"You can lead a horse to water, but you can't make him
That's the conundrum that the Obama administration faces as it
tries to get doctors, pharmacies, hospitals and patients into the
21st Century. Too many medical professionals have been wary of the
digital age, preferring to scribble out their work on scraps of
paper. As all of those scraps get entered into the system, you get
occasional errors in data entry and lots of extra costs in terms of
administrative overhead .
So to get the proverbial horse to drink, the Obama administration
as of this week is making it easier to qualify for
to migrate billing practices onto a central national platform where
information can be shared by all medical service professionals. For
example, instead of needing to handle 75% of drug prescriptions
electronically in order to get financial support, that threshold
just dropped to 40%. Not only do health care providers get tens of
thousands of dollars to make the change, they'll start paying
penalties by 2015 if they don't do so. You may quibble with the
need for more government spending on this initiative in these
cash-strapped times, but health care economists broadly agree that
the plan will yield significant cost savings down the road.
The industry has been slow to embrace the federal mandates. It did
not have looming deadlines and it did have an unclear threshold to
receive financial support. So the Obama administration clarified
the steps necessary to comply with the program, and also made it a
bit easier. Now, health care professionals can begin in earnest to
figure out how to jump on the e-health bandwagon.
Luckily for these health care professionals, there is a range of
companies that focus solely on helping migrate this industry into
the electronic age. And several of them have seen their shares
trade down sharply, despite an expected surge in sales and profits
during the next few years ahead of that 2015 deadline.
Here are two that stand to benefit:
Allscripts (Nasdaq: MDRX)
This company, an early leader in the field, can certainly brag of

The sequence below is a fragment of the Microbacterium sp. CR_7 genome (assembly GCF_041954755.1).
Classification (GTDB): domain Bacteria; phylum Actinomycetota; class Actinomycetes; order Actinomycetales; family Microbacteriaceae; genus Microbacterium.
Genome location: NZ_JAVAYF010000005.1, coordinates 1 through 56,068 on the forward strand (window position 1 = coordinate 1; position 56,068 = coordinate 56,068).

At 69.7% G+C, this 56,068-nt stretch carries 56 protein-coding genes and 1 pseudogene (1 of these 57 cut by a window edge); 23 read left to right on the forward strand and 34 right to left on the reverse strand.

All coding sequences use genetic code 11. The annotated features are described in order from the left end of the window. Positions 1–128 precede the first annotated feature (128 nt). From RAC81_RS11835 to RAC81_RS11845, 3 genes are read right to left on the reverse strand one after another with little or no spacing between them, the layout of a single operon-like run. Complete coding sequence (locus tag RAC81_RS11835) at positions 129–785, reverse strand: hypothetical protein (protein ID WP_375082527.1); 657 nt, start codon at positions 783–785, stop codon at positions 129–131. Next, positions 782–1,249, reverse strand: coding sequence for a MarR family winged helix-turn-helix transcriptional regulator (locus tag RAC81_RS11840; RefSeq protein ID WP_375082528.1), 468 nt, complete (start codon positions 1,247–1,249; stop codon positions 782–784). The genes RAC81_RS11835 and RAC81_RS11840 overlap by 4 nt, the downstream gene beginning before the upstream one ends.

impressive growth. Sales have shot up from $100 million in 2004 to
more than $500 million in 2009. Trouble is, per-share profits have
barely budged, and shares that traded for about $30 back in 2007
now trade for about $17.
But that's about to change. About a month ago Allscripts and
Eclipsys (Nasdaq: ECLP)
announced plans to merge, creating an industry behemoth. Allscripts
has made major inroads with doctors, and now has nearly 200,000
physicians using its software. Eclipsys has focused on hospitals
and healthcare facilities. By combining and establishing a unified
technology platform, yet more steps will be removed from the
laborious data entry process.
The deal should provide strong organic growth in 2011 and 2012 as
federal mandates kick in. Despite the deal's compelling synergies,
Allscripts' shares have barely budged in the five weeks since the
deal was announced. That may be due to the fact that Allscripts
will need to unwind a previous merger with U.K.-based Mysis. A
secondary offering of Misys' shares is expected to come just before
or after Labor Day.
By joining forces, these two firms will better withstand intense
competition from privately-held Epic Systems, which has thus far
been the industry leader. But there's plenty of room for several
giants in this industry. And it's not just about the top line:
Allscripts estimates that it will achieve $25 million in cost
savings in 2011 from the elimination of duplicate company costs,
SG&A and other factors. It believes the savings will improve to
$35 million in 2012, and max out at $40 million in 2013.
Action to Take -->
It may take until later in the year to get government approval for
the merger. At that time, analysts likely will sharply boost their
forecasts and share prices should react accordingly. Savvy
investors will want to get into this stock well ahead of that
athenahealth (Nasdaq: ATHN)
This company has emerged as the fastest-growing player in the
medical billing business, boosting sales at least +30% in each of
the past five years. But expenses have risen even faster. Recent
weak profit reports have pushed shares down to just half of their
The good news: it's a lot easier to get a grip on expenses than it
is to find ways to boost sales. And athenahealth should have no
problem on the latter front -- sales are expected to rise at least
+25% in both 2010 and 2011.
Action to Take -->
Shares aren't cheap, at about 27 times next year's profits. Then
again, they used to trade for 40 to 50 times projected profits.
With a still-strong growth profile, investors are likely to warm up
to this stock again in coming quarters. Shares may move back into
the $30s or $40s, once athenahealth proves it can actually exceed
-- David Sterman
David Sterman has worked as an investment analyst for nearly two
decades. He started his career in equity research at Smith Barney,
culminating in a position as Senior Analyst covering European
banks. David has also served as Director of Research at Individual
Investor and has made numerous media appearances over the years,
primarily on CNBC and Bloomberg TV. David has a master's degree in
management from Georgia Tech. Read More...
Disclosure: Neither David Sterman nor StreetAuthority, LLC hold
positions in any securities mentioned in this article.
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